The Anonymous Widower

Could Chiltern Go Battery-Electric?

In the October 2022 Edition of Modern Railways, there is an article, which is entitled Chiltern Considers Turbo Future, with a sub-title of Battery Replacement Could Be On The Cards.

These are the first two paragraphs.

In early September Chiltern Railways was preparing to launch a market sounding exercise to consider options for the future of the Class 165 Turbo DMU fleet.

The operator has 28×2-car and 11×3-car ‘165s’. which operate alongside its more modern Class 168 DMUs and its loco-hauled sets. The market sounding exercise will consider two options for the future of the fleet – some sort of hybrid conversion, or outright replacement.

The Class 165 Trains

The Class 165 trains were built in 1990-1991.

  • Maximum Speed – 75 mph
  • Prime Movers – One per car, Perkins 2006-TWH
  • 2-car Trains – 28
  • 3-car Trains – 11

One is being converted to a diesel/battery hybrid.

The Class 168 Trains

The Class 168 trains were built in 1998-2004.

  • Maximum Speed – 100 mph
  • Prime Movers – One per car, MTU 6R 183TD13H
  • 2-car Trains – 9
  • 3-car Trains – 8
  • 4-car Trains – 11

One has been converted to a diesel/battery hybrid.

Conversion To Hybrid Operation

If this proves to be feasible, it will surely be the more affordable of the two options.

But it does leave Chiltern with a mixed fleet with two types of train with different maximum speeds and these lengths.

  • 2-car Trains – 37
  • 3-car Trains – 19
  • 4-car Trains – 11

Would a fleet of similar trains, with perhaps a maximum speed of 100 mph, be better operationally?

Battery-Electric Operation

The Modern Railways article introduces the concept of battery-electric operation with this paragraph.

If a replacement fleet is considered the best option for the Turbo units, the replacements could take the form of a straight battery EMU, taking advantage of recent advances in ‘fast charge’ technology.

The article also says this about battery technology and electrification.

There is optimism that advances in battery technology will provide a smooth pathway to decarbonise Chiltern’s operations – the company serves the only non-electrified London terminus.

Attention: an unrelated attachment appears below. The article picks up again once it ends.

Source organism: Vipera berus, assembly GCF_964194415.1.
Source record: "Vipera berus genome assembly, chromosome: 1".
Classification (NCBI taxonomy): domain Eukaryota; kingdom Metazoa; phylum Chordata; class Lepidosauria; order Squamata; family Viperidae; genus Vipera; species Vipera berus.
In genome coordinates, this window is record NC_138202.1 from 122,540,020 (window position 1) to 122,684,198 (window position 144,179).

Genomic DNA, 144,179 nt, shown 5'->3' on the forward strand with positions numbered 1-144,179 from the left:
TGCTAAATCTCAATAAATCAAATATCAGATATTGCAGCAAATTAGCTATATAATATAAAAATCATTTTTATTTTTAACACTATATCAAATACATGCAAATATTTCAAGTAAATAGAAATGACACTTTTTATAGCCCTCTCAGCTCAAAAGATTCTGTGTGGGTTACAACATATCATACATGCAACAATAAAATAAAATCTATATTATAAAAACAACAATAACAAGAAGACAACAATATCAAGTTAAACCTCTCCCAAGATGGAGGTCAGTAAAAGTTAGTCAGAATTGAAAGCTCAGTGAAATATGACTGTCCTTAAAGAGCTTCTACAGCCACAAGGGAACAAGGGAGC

In the longer-term, it is hoped electrification from Birmingham to Banbury as part of a strategy to decarbonise CrossCountry and freight services would enable Chiltern to run a battery EMU on London to Birmingham duties, running under battery power as far north as Banbury and switching to overhead wires from there, both powering the unit and enabling the batteries to be recharged.

The Modern Railways article looked at each route and I will do this in more detail.

London Marylebone And Aylesbury via High Wycombe

London Marylebone and Oxford would be under battery operation for 40 miles.

Trains would be charged at London Marylebone and Aylesbury stations.

London Marylebone And Aylesbury Vale Parkway

London Marylebone and Oxford would be under battery operation for 41 miles.

Trains would be charged at London Marylebone and Aylesbury Vale Parkway stations.

It might be better to electrify between Aylesbury and Aylesbury Vale Parkway stations.

London Marylebone And Banbury

London Marylebone and Oxford would be under battery operation for 69 miles.

Trains would be charged at London Marylebone and Banbury stations.

Leamington Spa And Birmingham Moor Street

Assuming the Birmingham and Banbury section of the route is electrified, this route will be electrified.

London Marylebone And Birmingham Moor Street Or Birmingham Snow Hill

Assuming the Birmingham and Banbury section of the route is electrified, this route can be considered to be in two sections.

  • London Marylebone and Banbury – Battery operation – 69 miles
  • Banbury and Birmingham – Electric operation – 42 miles

Trains would be charged at London Marylebone station and on the electrified section.

London Marylebone And Gerrards Cross

London Marylebone and Oxford would be under battery operation for 19 miles or 38 miles both ways.

Trains would be charged at London Marylebone station.

London Marylebone And High Wycombe

London Marylebone and Oxford would be under battery operation for 28 miles or 56 miles both ways.

Trains would be charged at London Marylebone station.